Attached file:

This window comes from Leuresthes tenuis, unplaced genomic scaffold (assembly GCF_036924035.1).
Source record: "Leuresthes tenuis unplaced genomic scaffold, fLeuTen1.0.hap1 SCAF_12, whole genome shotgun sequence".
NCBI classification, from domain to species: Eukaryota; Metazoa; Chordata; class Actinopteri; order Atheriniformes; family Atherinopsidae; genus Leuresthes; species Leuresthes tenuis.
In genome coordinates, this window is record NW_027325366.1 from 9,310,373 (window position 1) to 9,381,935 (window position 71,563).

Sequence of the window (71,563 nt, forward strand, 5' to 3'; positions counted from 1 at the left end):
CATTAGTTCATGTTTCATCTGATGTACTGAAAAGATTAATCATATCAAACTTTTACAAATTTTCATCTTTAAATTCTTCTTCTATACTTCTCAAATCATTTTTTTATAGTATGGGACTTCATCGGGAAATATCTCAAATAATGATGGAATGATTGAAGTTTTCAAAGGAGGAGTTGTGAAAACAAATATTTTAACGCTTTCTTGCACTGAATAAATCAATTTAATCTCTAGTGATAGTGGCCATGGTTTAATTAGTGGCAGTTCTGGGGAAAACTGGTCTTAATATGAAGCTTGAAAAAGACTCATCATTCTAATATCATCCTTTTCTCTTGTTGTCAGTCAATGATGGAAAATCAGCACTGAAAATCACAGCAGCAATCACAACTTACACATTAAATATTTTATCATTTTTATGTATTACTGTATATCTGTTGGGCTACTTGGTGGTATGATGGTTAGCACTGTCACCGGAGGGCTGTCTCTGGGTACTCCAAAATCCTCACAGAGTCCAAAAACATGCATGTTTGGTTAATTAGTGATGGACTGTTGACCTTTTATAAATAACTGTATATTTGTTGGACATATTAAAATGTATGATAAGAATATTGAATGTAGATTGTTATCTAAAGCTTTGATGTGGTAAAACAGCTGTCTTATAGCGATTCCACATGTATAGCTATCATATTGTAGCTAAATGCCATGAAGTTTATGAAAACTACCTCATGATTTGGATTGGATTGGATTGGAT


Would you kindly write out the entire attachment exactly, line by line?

This window comes from Leuresthes tenuis, unplaced genomic scaffold (assembly GCF_036924035.1).
Source record: "Leuresthes tenuis unplaced genomic scaffold, fLeuTen1.0.hap1 SCAF_12, whole genome shotgun sequence".
NCBI classification, from domain to species: Eukaryota; Metazoa; Chordata; class Actinopteri; order Atheriniformes; family Atherinopsidae; genus Leuresthes; species Leuresthes tenuis.
In genome coordinates, this window is record NW_027325366.1 from 9,310,373 (window position 1) to 9,381,935 (window position 71,563).

Sequence of the window (71,563 nt, forward strand, 5' to 3'; positions counted from 1 at the left end):
CATTAGTTCATGTTTCATCTGATGTACTGAAAAGATTAATCATATCAAACTTTTACAAATTTTCATCTTTAAATTCTTCTTCTATACTTCTCAAATCATTTTTTTATAGTATGGGACTTCATCGGGAAATATCTCAAATAATGATGGAATGATTGAAGTTTTCAAAGGAGGAGTTGTGAAAACAAATATTTTAACGCTTTCTTGCACTGAATAAATCAATTTAATCTCTAGTGATAGTGGCCATGGTTTAATTAGTGGCAGTTCTGGGGAAAACTGGTCTTAATATGAAGCTTGAAAAAGACTCATCATTCTAATATCATCCTTTTCTCTTGTTGTCAGTCAATGATGGAAAATCAGCACTGAAAATCACAGCAGCAATCACAACTTACACATTAAATATTTTATCATTTTTATGTATTACTGTATATCTGTTGGGCTACTTGGTGGTATGATGGTTAGCACTGTCACCGGAGGGCTGTCTCTGGGTACTCCAAAATCCTCACAGAGTCCAAAAACATGCATGTTTGGTTAATTAGTGATGGACTGTTGACCTTTTATAAATAACTGTATATTTGTTGGACATATTAAAATGTATGATAAGAATATTGAATGTAGATTGTTATCTAAAGCTTTGATGTGGTAAAACAGCTGTCTTATAGCGATTCCACATGTATAGCTATCATATTGTAGCTAAATGCCATGAAGTTTATGAAAACTACCTCATGATTTGGATTGGATTGGATTGGAT